"Pete Rose would go into the clubhouse at 7:10 and then call the bookie," said Vincent. "Now, we knew it was the bookie because we had the number, we had the operator's name and we also confirmed with the bookie that that's when Rose called him."
But Rose insists that never happened. "I never picked up my phone and called a bookmaker and bet on a baseball game from the clubhouse. Never," he said.
Vincent thinks Rose is still holding out. "I don't think he's coming clean and that's too bad … I think Pete would have been so much and still would be much better advised to tell everything he knows," he said. "Why is he holding back? … There's no mileage in that."
How Bad Does He Want It?
Rose's friend and fellow former Major Leaguer Mike Schmidt supports Rose's reinstatement into baseball and the Hall of Fame.
He helped set up the 2002 meeting between Rose and Selig, and says Rose is truly remorseful. But Schmidt also worries Rose is sending the wrong message with some of his actions.
"I said, 'Pete, look, if you're going to get, become reinstated into baseball, the next day, you can't be at the sports book … You can't be at the track. You being in gambling environments is not good. Baseball wants to see you out of there,'" he said.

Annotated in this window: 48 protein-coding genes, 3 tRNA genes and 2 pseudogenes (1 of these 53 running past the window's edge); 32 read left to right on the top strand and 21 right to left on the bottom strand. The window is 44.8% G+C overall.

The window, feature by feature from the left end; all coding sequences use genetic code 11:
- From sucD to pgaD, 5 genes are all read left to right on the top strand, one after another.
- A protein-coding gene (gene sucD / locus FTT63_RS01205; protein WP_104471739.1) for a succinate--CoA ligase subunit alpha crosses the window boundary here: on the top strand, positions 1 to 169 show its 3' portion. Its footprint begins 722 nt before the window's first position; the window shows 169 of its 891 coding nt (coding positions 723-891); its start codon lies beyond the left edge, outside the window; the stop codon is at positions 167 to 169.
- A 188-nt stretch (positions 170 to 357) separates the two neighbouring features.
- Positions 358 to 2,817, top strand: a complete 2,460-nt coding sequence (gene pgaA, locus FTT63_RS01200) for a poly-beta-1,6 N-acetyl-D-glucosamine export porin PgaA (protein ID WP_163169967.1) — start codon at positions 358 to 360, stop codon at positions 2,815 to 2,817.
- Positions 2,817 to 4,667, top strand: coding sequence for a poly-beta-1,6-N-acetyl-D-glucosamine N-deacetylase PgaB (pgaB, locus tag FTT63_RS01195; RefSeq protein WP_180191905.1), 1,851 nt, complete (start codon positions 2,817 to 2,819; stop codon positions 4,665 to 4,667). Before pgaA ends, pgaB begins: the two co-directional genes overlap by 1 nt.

Rose recently bought part ownership in a race horse in California, and admits he spends time at the track and still bets on horse racing.
But he is adamant that he has kicked his gambling habit. "I'm not going to go back to gambling, I mean, it's as simple as that," he said. "If the commissioner would ever give me a second chance there, there is no way I could let him down."
Rose has been cheered when he's appeared in front of fans in recent years, and says he thinks he has the fans behind him. "I think the powers that be in baseball understand that hey, maybe the fans like this guy. Maybe the fans want, want us to give him a second chance."
There's little doubt Rose wants to get back into baseball, even manage his hometown team, the Reds. "I watch every game every night that I can. And it drives me crazy, like, when I put the Reds on, and there's 20,000 empty seats," he said. "I want them to be like the Cubs, or like the Yankees, or like Boston."
Rose will also appear live on Good Morning America on Friday.